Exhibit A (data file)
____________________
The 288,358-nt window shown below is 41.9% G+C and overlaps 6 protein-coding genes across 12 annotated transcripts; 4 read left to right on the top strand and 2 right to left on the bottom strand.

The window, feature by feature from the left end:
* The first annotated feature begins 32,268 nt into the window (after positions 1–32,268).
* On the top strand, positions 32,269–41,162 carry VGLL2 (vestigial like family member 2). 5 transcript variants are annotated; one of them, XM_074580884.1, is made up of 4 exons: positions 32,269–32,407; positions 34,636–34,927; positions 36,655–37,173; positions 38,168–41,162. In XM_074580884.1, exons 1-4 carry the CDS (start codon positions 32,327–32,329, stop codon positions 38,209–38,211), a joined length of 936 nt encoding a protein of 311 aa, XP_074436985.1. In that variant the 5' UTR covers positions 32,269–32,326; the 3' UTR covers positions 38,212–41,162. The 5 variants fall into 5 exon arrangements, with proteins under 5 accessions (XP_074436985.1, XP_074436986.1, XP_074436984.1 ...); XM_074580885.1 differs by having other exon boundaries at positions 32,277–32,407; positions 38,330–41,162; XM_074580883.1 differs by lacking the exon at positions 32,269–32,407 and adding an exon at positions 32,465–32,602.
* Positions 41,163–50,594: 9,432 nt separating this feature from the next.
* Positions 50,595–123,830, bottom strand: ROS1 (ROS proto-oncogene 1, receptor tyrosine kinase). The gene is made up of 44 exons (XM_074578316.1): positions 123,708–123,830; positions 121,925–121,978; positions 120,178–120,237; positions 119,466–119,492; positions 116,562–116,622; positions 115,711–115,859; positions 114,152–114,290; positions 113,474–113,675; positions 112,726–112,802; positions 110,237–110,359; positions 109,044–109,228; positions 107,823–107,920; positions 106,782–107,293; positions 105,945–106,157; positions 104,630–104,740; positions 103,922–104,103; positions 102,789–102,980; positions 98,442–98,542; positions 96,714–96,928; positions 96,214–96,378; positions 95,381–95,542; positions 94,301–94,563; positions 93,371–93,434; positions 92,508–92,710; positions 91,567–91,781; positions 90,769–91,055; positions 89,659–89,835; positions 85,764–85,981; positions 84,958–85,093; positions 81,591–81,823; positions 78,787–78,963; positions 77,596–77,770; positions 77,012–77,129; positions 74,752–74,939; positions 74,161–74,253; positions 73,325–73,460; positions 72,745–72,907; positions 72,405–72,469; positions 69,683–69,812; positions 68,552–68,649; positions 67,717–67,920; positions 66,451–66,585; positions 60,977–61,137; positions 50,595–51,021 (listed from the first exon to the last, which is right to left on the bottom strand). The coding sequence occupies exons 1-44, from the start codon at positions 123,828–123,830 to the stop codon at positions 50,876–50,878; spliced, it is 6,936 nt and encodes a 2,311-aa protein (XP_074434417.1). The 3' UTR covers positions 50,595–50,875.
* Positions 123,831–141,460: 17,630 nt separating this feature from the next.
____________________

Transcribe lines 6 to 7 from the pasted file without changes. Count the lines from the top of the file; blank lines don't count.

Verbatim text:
* Positions 50,595–123,830, bottom strand: ROS1 (ROS proto-oncogene 1, receptor tyrosine kinase). The gene is made up of 44 exons (XM_074578316.1): positions 123,708–123,830; positions 121,925–121,978; positions 120,178–120,237; positions 119,466–119,492; positions 116,562–116,622; positions 115,711–115,859; positions 114,152–114,290; positions 113,474–113,675; positions 112,726–112,802; positions 110,237–110,359; positions 109,044–109,228; positions 107,823–107,920; positions 106,782–107,293; positions 105,945–106,157; positions 104,630–104,740; positions 103,922–104,103; positions 102,789–102,980; positions 98,442–98,542; positions 96,714–96,928; positions 96,214–96,378; positions 95,381–95,542; positions 94,301–94,563; positions 93,371–93,434; positions 92,508–92,710; positions 91,567–91,781; positions 90,769–91,055; positions 89,659–89,835; positions 85,764–85,981; positions 84,958–85,093; positions 81,591–81,823; positions 78,787–78,963; positions 77,596–77,770; positions 77,012–77,129; positions 74,752–74,939; positions 74,161–74,253; positions 73,325–73,460; positions 72,745–72,907; positions 72,405–72,469; positions 69,683–69,812; positions 68,552–68,649; positions 67,717–67,920; positions 66,451–66,585; positions 60,977–61,137; positions 50,595–51,021 (listed from the first exon to the last, which is right to left on the bottom strand). The coding sequence occupies exons 1-44, from the start codon at positions 123,828–123,830 to the stop codon at positions 50,876–50,878; spliced, it is 6,936 nt and encodes a 2,311-aa protein (XP_074434417.1). The 3' UTR covers positions 50,595–50,875.
* Positions 123,831–141,460: 17,630 nt separating this feature from the next.